7 things we could see from a Boris Johnson Premiership

Boris Johnson on campaign

As rumours continue to swirl around a potential Boris Johnson leadership coup, what would we actually see with the former Mayor as Prime Minister?

Only weeks ago, Boris Johnson made his most obvious power play yet - outlining his own Brexit manifesto for the Telegraph and clashing with the rest of Theresa May’s cabinet. Despite his gaffes, and massive unpopularity in parts of the country - would a Boris premiership be so bad?

 

Boris Johnson Business Speech

Will we actually see a Boris Johnson presence in No.10 before the next election?

  1. Contrary to popular opinion, Boris actually represents one of the most liberal wings of the Conservative Party - and is more aligned to David Cameron than much of the Cabinet. He is both economically and socially liberal, and certainly more environmentally concerned than Theresa May - who has previously backed Diesel and supports damaging schemes such as HS2.

  2. Boris - for all his rhetoric on immigration during the Brexit vote - is certainly more pro free movement than May. He clashed with her during the 2017 election and argued for taking student numbers out of the immigration tally.

  3. We might actually get that £350million for the NHS. It’s a big call, and one that may prove controversial, but the fact that Boris reiterated his most outrageous Brexit claim in his ‘manifesto’ of sorts suggests he is serious about the much disputed pledge.

  4. What would the future of foreign trade look like? Boris was on a mission, as Foreign Secretary, to overcome red tape which barred the UK from sending aid to its overseas territories during Hurricane Irma. Whether this suggests a continuation of David Cameron’s policies, or simply bowing to political pressure, is yet to be shown.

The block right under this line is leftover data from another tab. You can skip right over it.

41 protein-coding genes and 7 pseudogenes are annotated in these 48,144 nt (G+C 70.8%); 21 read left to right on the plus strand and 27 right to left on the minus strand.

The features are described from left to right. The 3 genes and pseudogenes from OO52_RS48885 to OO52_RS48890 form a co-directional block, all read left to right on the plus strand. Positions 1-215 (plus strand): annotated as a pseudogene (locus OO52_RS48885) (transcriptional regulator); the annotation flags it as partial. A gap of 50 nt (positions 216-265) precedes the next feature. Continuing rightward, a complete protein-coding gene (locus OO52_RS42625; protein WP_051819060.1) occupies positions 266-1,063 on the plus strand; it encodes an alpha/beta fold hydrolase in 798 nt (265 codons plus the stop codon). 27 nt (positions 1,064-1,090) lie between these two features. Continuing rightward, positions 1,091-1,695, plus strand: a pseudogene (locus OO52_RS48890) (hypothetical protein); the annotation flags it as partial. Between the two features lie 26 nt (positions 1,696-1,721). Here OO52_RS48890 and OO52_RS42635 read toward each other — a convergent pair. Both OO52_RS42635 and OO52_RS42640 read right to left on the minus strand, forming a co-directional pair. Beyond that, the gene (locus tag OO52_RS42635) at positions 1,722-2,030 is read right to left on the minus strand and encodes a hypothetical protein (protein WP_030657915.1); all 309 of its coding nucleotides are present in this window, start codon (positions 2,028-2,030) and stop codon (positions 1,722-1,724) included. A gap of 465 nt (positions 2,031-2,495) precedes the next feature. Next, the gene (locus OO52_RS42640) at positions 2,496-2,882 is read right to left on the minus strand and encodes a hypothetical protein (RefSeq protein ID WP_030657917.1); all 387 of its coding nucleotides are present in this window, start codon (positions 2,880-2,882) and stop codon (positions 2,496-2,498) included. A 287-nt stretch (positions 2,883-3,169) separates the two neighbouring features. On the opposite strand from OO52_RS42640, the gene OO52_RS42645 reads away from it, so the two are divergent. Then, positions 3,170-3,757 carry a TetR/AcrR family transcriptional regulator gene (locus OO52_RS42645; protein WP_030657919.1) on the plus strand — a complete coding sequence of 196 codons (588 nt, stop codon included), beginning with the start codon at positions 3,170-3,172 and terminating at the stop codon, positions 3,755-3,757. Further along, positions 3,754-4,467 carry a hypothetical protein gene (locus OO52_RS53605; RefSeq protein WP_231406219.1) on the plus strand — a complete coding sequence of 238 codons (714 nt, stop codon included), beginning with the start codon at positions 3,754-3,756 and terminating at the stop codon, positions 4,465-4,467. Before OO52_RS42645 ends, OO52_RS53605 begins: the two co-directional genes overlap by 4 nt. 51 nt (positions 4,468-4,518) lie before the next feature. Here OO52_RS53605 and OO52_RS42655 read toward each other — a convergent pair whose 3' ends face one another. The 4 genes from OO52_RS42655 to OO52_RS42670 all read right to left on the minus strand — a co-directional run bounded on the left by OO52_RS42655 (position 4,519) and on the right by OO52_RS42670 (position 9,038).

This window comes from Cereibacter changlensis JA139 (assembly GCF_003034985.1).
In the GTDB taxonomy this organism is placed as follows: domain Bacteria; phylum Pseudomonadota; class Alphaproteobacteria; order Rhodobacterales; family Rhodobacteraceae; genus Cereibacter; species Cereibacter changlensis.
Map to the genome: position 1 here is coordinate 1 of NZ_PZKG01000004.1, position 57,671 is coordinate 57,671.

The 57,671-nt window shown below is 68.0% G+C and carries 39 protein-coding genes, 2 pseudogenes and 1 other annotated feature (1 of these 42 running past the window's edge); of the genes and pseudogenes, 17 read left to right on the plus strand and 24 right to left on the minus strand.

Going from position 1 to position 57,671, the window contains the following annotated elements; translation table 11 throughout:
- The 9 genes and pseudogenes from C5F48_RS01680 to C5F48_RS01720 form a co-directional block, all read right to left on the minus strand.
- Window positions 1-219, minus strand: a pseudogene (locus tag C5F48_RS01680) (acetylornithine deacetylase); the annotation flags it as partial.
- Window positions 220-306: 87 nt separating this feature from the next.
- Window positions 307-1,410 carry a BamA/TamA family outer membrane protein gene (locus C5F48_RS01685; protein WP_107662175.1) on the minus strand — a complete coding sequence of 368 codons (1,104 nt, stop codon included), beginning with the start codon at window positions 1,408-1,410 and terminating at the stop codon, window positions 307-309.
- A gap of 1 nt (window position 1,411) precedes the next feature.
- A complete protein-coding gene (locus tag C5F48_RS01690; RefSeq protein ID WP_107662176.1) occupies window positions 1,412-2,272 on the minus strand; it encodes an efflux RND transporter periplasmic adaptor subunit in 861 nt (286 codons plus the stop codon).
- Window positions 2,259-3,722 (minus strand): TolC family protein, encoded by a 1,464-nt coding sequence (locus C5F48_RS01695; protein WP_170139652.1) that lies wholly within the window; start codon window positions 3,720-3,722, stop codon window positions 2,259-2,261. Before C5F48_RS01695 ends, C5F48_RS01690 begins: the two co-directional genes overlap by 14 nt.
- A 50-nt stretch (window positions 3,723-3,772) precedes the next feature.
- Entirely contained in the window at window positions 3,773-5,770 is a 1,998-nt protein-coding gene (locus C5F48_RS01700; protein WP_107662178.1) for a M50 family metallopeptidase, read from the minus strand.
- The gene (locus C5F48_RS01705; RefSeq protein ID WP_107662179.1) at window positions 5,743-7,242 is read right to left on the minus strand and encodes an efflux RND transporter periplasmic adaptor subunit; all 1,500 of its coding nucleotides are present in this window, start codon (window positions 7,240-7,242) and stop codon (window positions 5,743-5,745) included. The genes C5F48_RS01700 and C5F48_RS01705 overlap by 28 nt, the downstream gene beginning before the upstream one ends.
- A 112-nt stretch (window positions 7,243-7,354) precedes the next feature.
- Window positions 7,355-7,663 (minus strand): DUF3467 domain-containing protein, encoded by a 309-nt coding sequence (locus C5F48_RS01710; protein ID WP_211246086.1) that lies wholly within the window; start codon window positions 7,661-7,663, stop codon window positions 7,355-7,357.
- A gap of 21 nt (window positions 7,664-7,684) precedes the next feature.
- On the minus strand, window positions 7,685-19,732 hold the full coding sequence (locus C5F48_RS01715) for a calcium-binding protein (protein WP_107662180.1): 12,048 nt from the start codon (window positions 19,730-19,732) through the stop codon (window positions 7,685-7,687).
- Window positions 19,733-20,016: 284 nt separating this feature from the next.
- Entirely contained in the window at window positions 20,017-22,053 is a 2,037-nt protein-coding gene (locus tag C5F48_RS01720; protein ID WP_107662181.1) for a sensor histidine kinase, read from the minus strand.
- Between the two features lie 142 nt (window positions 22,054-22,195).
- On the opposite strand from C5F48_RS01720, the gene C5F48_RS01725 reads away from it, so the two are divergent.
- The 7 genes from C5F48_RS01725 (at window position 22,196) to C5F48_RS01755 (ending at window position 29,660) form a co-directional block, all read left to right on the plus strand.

5. Boris has previously referred to the free market as ‘the only show in town.’ Considering this, it’s a surprise he hasn’t spoken out against some of Theresa May’s more interventionist policies, such as her energy pay cap, but that can perhaps be put down to his infamous, ruthless ambition. We can bet a Boris cabinet would promote policies that are anti-intervention and supportive of global trade.

  6. We could, however, see ‘not very much at all.’ Norman Tebbit has worried publicly that Boris doesn’t really have a plan for the UK should he actually end up becoming Prime Minister. Would we see a simple continuation of Theresa May’s policies, with a different, more bumbling face?

  7. One thing can be sure - a Boris premiership would be wildly divisive. For every one of his supporters, he has an enemy, and for every intelligent policy he’s supported, he’s wound up a foreign official. In politically shaky days, Boris as Prime Minister would be unlikely to bridge the gaps.

Boris Johnson in Croydon

The charismatic Johnson is wildly divisive across the political spectrum for how gaff-prone he can be.